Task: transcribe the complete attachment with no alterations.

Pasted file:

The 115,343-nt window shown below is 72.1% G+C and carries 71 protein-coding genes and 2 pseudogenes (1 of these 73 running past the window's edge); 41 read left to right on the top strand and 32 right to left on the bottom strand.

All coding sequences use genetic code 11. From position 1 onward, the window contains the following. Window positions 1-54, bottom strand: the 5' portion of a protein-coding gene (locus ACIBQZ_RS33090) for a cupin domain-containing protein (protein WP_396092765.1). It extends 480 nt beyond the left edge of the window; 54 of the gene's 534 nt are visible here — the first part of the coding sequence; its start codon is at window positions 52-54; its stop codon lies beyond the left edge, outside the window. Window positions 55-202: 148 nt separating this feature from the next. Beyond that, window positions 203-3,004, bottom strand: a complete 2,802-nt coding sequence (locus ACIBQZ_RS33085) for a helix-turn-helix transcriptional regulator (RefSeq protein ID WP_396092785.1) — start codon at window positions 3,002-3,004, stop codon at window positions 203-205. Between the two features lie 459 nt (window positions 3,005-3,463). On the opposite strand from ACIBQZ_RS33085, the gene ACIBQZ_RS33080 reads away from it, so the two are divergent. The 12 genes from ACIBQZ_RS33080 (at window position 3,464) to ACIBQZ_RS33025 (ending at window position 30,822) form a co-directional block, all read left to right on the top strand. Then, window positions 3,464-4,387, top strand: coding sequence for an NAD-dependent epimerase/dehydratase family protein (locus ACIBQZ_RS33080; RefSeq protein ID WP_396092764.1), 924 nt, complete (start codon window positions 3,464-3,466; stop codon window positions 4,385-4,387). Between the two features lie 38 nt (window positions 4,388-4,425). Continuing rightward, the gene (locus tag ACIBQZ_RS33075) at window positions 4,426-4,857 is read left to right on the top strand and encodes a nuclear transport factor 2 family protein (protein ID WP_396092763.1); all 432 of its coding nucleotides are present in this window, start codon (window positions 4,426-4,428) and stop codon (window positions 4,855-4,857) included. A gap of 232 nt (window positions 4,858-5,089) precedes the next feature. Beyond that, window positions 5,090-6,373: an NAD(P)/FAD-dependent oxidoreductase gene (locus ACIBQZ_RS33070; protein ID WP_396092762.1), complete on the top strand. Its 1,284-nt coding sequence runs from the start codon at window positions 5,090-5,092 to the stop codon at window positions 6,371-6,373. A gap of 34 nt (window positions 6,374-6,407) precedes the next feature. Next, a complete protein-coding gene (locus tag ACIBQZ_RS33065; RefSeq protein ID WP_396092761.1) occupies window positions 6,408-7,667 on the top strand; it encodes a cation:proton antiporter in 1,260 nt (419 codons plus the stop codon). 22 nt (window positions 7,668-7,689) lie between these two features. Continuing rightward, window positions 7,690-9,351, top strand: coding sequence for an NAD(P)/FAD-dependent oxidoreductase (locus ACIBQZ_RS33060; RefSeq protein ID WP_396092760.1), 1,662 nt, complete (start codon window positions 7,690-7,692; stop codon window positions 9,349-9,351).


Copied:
The 115,343-nt window shown below is 72.1% G+C and carries 71 protein-coding genes and 2 pseudogenes (1 of these 73 running past the window's edge); 41 read left to right on the top strand and 32 right to left on the bottom strand.

All coding sequences use genetic code 11. From position 1 onward, the window contains the following. Window positions 1-54, bottom strand: the 5' portion of a protein-coding gene (locus ACIBQZ_RS33090) for a cupin domain-containing protein (protein WP_396092765.1). It extends 480 nt beyond the left edge of the window; 54 of the gene's 534 nt are visible here — the first part of the coding sequence; its start codon is at window positions 52-54; its stop codon lies beyond the left edge, outside the window. Window positions 55-202: 148 nt separating this feature from the next. Beyond that, window positions 203-3,004, bottom strand: a complete 2,802-nt coding sequence (locus ACIBQZ_RS33085) for a helix-turn-helix transcriptional regulator (RefSeq protein ID WP_396092785.1) — start codon at window positions 3,002-3,004, stop codon at window positions 203-205. Between the two features lie 459 nt (window positions 3,005-3,463). On the opposite strand from ACIBQZ_RS33085, the gene ACIBQZ_RS33080 reads away from it, so the two are divergent. The 12 genes from ACIBQZ_RS33080 (at window position 3,464) to ACIBQZ_RS33025 (ending at window position 30,822) form a co-directional block, all read left to right on the top strand. Then, window positions 3,464-4,387, top strand: coding sequence for an NAD-dependent epimerase/dehydratase family protein (locus ACIBQZ_RS33080; RefSeq protein ID WP_396092764.1), 924 nt, complete (start codon window positions 3,464-3,466; stop codon window positions 4,385-4,387). Between the two features lie 38 nt (window positions 4,388-4,425). Continuing rightward, the gene (locus tag ACIBQZ_RS33075) at window positions 4,426-4,857 is read left to right on the top strand and encodes a nuclear transport factor 2 family protein (protein ID WP_396092763.1); all 432 of its coding nucleotides are present in this window, start codon (window positions 4,426-4,428) and stop codon (window positions 4,855-4,857) included. A gap of 232 nt (window positions 4,858-5,089) precedes the next feature. Beyond that, window positions 5,090-6,373: an NAD(P)/FAD-dependent oxidoreductase gene (locus ACIBQZ_RS33070; protein ID WP_396092762.1), complete on the top strand. Its 1,284-nt coding sequence runs from the start codon at window positions 5,090-5,092 to the stop codon at window positions 6,371-6,373. A gap of 34 nt (window positions 6,374-6,407) precedes the next feature. Next, a complete protein-coding gene (locus tag ACIBQZ_RS33065; RefSeq protein ID WP_396092761.1) occupies window positions 6,408-7,667 on the top strand; it encodes a cation:proton antiporter in 1,260 nt (419 codons plus the stop codon). 22 nt (window positions 7,668-7,689) lie between these two features. Continuing rightward, window positions 7,690-9,351, top strand: coding sequence for an NAD(P)/FAD-dependent oxidoreductase (locus ACIBQZ_RS33060; RefSeq protein ID WP_396092760.1), 1,662 nt, complete (start codon window positions 7,690-7,692; stop codon window positions 9,349-9,351).